Palo Alto Art Center plans an Oct. 6 re-opening day

Visitors will see revamped gallery and classroom spaces, and eight new art installations

All the wall calendars owned by all the employees of the Palo Alto Art Center likely have one thing in common: a big circle around Oct. 6.

The center Wednesday, June 20, announced the date for its grand re-opening after $7.9 million worth of renovations. A public celebration is being planned from 11 a.m. to 5 p.m. on Saturday, Oct. 6, at 1313 Newell Road, to show off the revamped gallery spaces, new children's wing and gallery shop, redesigned entry lounge and fancy new landscaping. Why, people may even come to see the new ventilation systems.

In a press release, center director Karen Kienzle called the renovation project "landmark," and noted that it is scheduled to wrap up "on time and on budget." Funding came from the City of Palo Alto, the art center's foundation, and from private, corporate and other government donors.

Activities planned for opening day include: free art activities for children and adults, live music and dance, refreshments, art demos and a ribbon-cutting.

After a year and a half of being closed, the center should also be raring to display its new exhibitions. The kick-off show in the souped-up center will be "Community Creates," a collection of eight art installations done by eight Bay Area artists together with the public.

Kathy Aoki is working with local teens to develop "TeenScapes," which looks at teens' daily lives through installation and painting. Palo Alto photographer Angela Buenning Filo has been gathering people's photos and six-word stories inspired by their favorite trees in the city, and Lava Thomas is creating portraits of veterans at the Palo Alto Veterans Affairs Hospital.

Paz de la Calzada's sculptural installation will be made of sculpted ferns that seem to be growing from a gallery wall; the public will help craft them from fabric and wire. Carlos Ramirez will draw on the history of Silicon Valley and of Mesoamerica in his ceramic installation, for which the public will assist in making tiles.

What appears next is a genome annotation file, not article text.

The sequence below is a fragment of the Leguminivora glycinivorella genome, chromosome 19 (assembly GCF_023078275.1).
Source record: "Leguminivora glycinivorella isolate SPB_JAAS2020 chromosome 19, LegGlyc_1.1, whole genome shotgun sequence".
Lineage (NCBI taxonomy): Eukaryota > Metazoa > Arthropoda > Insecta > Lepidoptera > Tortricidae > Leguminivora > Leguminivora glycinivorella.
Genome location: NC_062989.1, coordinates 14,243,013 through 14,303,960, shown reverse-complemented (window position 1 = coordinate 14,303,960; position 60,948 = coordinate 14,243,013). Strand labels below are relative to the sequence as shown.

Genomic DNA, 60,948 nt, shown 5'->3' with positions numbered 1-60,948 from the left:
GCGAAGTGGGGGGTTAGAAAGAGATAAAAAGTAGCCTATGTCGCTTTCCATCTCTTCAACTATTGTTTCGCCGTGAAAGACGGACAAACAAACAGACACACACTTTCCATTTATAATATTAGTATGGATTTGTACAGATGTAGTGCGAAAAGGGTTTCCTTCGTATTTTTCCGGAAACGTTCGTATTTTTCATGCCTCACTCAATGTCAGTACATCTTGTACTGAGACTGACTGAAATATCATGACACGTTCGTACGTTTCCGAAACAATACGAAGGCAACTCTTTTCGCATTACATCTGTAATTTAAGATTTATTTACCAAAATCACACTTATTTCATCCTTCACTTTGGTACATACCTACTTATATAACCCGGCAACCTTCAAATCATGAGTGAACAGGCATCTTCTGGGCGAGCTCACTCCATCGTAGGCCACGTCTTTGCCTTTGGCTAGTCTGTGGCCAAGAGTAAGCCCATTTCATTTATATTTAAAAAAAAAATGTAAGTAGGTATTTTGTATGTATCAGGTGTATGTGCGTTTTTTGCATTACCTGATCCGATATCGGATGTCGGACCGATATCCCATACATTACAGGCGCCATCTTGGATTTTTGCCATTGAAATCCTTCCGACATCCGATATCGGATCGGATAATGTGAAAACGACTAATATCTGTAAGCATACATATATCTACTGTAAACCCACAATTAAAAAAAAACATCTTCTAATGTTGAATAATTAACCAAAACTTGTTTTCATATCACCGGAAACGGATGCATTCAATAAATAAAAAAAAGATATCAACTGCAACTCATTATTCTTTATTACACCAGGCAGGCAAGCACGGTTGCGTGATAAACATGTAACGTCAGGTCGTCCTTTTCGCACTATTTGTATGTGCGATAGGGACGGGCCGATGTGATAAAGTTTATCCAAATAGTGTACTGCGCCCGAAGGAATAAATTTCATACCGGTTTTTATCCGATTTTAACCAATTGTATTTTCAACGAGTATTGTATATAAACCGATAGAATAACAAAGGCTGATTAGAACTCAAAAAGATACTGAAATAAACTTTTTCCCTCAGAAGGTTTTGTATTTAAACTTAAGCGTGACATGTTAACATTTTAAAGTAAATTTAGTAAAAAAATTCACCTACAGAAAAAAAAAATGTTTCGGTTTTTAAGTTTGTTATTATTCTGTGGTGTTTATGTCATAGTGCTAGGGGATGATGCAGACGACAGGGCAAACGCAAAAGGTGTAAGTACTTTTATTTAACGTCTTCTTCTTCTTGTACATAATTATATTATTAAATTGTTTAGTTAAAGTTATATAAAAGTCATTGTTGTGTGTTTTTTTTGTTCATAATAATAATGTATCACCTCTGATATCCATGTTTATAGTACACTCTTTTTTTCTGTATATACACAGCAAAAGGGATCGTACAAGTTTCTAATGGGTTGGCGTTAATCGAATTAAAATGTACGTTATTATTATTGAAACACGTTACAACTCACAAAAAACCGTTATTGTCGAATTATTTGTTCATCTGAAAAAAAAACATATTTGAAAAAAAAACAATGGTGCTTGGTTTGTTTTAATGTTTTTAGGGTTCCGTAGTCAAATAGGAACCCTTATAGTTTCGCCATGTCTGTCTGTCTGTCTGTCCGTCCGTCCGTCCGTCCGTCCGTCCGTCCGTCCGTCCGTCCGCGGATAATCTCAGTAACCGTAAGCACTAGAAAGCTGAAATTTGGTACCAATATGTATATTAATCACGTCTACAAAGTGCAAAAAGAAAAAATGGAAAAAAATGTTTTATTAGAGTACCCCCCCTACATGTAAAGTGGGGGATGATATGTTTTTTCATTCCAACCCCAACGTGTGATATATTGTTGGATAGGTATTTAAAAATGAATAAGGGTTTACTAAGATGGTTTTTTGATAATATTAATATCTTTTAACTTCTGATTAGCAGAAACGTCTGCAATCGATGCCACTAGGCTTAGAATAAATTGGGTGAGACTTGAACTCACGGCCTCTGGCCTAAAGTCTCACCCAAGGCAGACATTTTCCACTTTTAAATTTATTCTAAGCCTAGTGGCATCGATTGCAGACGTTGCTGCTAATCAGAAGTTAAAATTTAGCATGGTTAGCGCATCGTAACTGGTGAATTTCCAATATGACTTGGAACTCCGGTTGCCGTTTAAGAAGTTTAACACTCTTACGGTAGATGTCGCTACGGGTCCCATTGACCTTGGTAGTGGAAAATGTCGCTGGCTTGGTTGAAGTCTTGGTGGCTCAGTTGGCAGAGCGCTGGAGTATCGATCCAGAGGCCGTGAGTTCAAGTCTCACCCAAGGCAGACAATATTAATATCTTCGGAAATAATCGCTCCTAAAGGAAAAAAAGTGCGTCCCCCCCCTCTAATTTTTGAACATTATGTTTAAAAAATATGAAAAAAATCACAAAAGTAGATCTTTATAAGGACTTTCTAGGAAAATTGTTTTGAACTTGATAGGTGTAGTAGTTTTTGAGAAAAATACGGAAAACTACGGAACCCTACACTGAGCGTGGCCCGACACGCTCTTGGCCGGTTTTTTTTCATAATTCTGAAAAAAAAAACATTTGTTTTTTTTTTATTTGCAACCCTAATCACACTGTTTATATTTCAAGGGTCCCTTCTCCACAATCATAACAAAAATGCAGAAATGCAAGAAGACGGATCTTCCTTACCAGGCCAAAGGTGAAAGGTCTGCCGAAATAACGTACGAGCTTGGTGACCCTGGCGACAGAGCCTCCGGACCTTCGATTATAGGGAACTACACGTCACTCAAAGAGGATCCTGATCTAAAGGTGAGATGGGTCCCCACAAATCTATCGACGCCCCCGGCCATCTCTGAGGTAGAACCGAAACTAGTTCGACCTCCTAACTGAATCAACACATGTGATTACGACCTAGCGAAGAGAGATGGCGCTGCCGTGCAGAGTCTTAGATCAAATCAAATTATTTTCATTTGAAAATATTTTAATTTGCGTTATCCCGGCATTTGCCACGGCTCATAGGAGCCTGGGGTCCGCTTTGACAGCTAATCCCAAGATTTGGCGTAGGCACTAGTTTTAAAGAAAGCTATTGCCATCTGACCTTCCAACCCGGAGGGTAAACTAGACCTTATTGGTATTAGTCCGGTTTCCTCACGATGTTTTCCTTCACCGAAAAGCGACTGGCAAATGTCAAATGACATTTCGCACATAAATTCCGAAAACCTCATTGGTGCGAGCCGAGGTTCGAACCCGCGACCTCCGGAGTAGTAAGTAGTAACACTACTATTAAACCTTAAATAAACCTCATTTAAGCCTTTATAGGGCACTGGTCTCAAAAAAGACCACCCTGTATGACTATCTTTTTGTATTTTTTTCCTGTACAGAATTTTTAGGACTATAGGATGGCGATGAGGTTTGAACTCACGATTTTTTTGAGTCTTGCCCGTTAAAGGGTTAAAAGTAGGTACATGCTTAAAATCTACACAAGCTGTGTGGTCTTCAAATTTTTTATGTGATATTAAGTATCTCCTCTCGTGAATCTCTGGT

Susan O'Malley will assemble "Palo Alto's collective wisdom" for her woodblock-text project "Community Advice," and Weston Teruya will team up with residents to make paper models of items that are important to them.

Lastly, as a soundtrack to the refreshed gallery space, Mel Day and Jeanne C. Finley are creating a sound installation with a blend of singing voices: members of the a cappella Threshold Choir and residents of Palo Alto's Lytton Gardens senior community.

Meanwhile, the newly overhauled art center will also display a new logo, the result of a competition that drew 204 entries. The winning logo was designed by Colleen Sullivan, an artist at Cubberley Studios in Palo Alto.

The center's renovation is being done by the San Francisco architecture firm Mark Cavagnero Associates, which also worked on the Community School of Music and Arts in Mountain View.

For more about the center and its programs, go to


Like this comment
Posted by paarchitect
a resident of Midtown
on Jun 21, 2012 at 10:51 am

So that's who won the new Palo Alto Art Center logo contest...

They should have been much more professional about that. Nobody knew who had won and they still haven't formally announced it. I had (twice) asked when the results were promised and never get a straightforward reply.

Congrats to Colleen Sullivan.

Like this comment
Posted by Marrol
a resident of Embarcadero Oaks/Leland
on Jun 21, 2012 at 11:13 am

Just curious, but I'm wondering what was the tax payer's portion of this 7.9 million dollar project? I ask this in light of the fact that our city has been mired in a financial crisis and faces growing annual budget deficits. I do not believe that any of these funds stemmed from a voter approved bond measure. Additionally, there are critical civic needs that have been on the table for many years that have not been addressed or funded.